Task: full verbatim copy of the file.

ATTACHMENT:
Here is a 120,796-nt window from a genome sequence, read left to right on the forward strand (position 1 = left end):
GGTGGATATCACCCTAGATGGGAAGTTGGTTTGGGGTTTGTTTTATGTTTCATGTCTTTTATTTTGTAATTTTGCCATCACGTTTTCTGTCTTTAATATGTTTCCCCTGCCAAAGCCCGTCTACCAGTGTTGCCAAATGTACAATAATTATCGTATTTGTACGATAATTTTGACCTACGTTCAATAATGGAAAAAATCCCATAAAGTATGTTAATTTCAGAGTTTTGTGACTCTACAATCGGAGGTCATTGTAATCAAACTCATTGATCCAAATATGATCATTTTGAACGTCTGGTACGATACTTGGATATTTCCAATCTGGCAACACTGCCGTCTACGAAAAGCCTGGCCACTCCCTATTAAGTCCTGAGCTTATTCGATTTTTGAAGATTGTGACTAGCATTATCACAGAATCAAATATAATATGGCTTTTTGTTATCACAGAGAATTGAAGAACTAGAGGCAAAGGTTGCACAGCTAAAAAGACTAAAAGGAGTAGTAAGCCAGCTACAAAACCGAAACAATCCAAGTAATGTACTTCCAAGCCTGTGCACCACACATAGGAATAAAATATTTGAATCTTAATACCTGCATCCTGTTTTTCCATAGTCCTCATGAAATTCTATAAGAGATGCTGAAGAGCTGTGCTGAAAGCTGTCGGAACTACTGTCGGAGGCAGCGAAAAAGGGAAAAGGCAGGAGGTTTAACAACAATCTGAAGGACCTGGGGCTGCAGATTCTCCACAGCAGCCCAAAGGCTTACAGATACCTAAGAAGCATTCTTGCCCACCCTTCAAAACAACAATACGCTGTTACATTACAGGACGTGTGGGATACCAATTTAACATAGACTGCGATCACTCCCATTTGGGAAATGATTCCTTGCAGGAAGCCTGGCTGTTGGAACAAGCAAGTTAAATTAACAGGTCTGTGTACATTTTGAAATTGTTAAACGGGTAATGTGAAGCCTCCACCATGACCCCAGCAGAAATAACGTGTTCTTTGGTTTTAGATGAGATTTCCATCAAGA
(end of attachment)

Here is a 120,796-nt window from a genome sequence, read left to right on the forward strand (position 1 = left end):
GGTGGATATCACCCTAGATGGGAAGTTGGTTTGGGGTTTGTTTTATGTTTCATGTCTTTTATTTTGTAATTTTGCCATCACGTTTTCTGTCTTTAATATGTTTCCCCTGCCAAAGCCCGTCTACCAGTGTTGCCAAATGTACAATAATTATCGTATTTGTACGATAATTTTGACCTACGTTCAATAATGGAAAAAATCCCATAAAGTATGTTAATTTCAGAGTTTTGTGACTCTACAATCGGAGGTCATTGTAATCAAACTCATTGATCCAAATATGATCATTTTGAACGTCTGGTACGATACTTGGATATTTCCAATCTGGCAACACTGCCGTCTACGAAAAGCCTGGCCACTCCCTATTAAGTCCTGAGCTTATTCGATTTTTGAAGATTGTGACTAGCATTATCACAGAATCAAATATAATATGGCTTTTTGTTATCACAGAGAATTGAAGAACTAGAGGCAAAGGTTGCACAGCTAAAAAGACTAAAAGGAGTAGTAAGCCAGCTACAAAACCGAAACAATCCAAGTAATGTACTTCCAAGCCTGTGCACCACACATAGGAATAAAATATTTGAATCTTAATACCTGCATCCTGTTTTTCCATAGTCCTCATGAAATTCTATAAGAGATGCTGAAGAGCTGTGCTGAAAGCTGTCGGAACTACTGTCGGAGGCAGCGAAAAAGGGAAAAGGCAGGAGGTTTAACAACAATCTGAAGGACCTGGGGCTGCAGATTCTCCACAGCAGCCCAAAGGCTTACAGATACCTAAGAAGCATTCTTGCCCACCCTTCAAAACAACAATACGCTGTTACATTACAGGACGTGTGGGATACCAATTTAACATAGACTGCGATCACTCCCATTTGGGAAATGATTCCTTGCAGGAAGCCTGGCTGTTGGAACAAGCAAGTTAAATTAACAGGTCTGTGTACATTTTGAAATTGTTAAACGGGTAATGTGAAGCCTCCACCATGACCCCAGCAGAAATAACGTGTTCTTTGGTTTTAGATGAGATTTCCATCAAGA